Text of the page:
Continue Doing What Works, Ditch What Doesn’t Work
We’re nearing the end of this ‘How to Side Hustle Your Writing Career’ series. This is part 12 already. I’ve got one more planned and then we’re done!
I hope you’ve found some useful tips in these posts. I know I’ve benefited much from my writing journey and documenting everything I’ve learned.
The thing is, I’m never done learning (and neither are you). But that’s a good thing. This way, I can become better at the craft of writing and take the next steps in becoming a full time writer.
Here’s a crucial part in the Side Hustling Your Writing Career project, testing what you’ve been doing and make up the balance. What works and what doesn’t in terms of growing as a writer, marketing, growing your audience and earning some money?
Try, Try, Try
Nowadays there are so many possibilities for writers. You can write on Medium or for platforms like Thought Catalog or Thrive Global. You can publish eBooks via Amazon Kindle. You can start a podcast about writing or sharing your stories in audio form.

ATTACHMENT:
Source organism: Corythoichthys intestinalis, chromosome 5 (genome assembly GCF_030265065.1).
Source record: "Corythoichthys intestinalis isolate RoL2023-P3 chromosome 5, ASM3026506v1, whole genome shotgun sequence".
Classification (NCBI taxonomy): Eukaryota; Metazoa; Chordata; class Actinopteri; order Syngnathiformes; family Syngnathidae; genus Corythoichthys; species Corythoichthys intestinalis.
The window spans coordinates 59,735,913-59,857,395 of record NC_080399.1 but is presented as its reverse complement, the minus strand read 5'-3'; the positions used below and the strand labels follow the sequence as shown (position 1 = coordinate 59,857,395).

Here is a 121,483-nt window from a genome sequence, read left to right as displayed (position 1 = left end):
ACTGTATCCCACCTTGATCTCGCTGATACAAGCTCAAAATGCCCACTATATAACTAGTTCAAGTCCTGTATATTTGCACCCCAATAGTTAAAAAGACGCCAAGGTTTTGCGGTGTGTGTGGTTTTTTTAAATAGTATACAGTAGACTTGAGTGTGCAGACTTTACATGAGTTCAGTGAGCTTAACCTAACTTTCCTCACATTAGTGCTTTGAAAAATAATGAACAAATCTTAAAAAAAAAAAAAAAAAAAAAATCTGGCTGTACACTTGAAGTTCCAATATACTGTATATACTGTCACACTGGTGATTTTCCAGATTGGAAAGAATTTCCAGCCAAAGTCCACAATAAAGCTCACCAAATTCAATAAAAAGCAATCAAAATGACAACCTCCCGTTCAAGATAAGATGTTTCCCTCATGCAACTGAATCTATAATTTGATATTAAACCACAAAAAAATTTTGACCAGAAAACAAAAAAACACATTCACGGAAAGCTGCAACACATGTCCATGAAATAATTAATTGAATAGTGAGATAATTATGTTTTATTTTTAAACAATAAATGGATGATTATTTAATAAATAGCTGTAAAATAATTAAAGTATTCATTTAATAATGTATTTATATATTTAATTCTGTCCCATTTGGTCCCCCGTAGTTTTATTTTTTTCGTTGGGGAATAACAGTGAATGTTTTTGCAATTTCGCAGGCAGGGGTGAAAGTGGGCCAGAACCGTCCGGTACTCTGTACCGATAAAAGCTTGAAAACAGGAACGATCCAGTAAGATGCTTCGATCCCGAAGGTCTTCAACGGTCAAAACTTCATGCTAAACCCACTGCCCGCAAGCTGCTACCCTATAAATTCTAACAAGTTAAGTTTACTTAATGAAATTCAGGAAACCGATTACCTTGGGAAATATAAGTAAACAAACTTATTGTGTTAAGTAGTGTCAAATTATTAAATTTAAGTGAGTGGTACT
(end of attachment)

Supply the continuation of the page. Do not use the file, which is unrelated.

You may write short stories, novellas, novels or non-fiction blog posts.
To gain more followers and readers you can send your stories to competitions, other blogs or post them in Facebook groups.
Perhaps your trying different things to earn some money with your writing?
So many possibilities. But what works best? You won’t know until you try.
In the next sections, I’ll dive in to what worked for me (and what didn’t).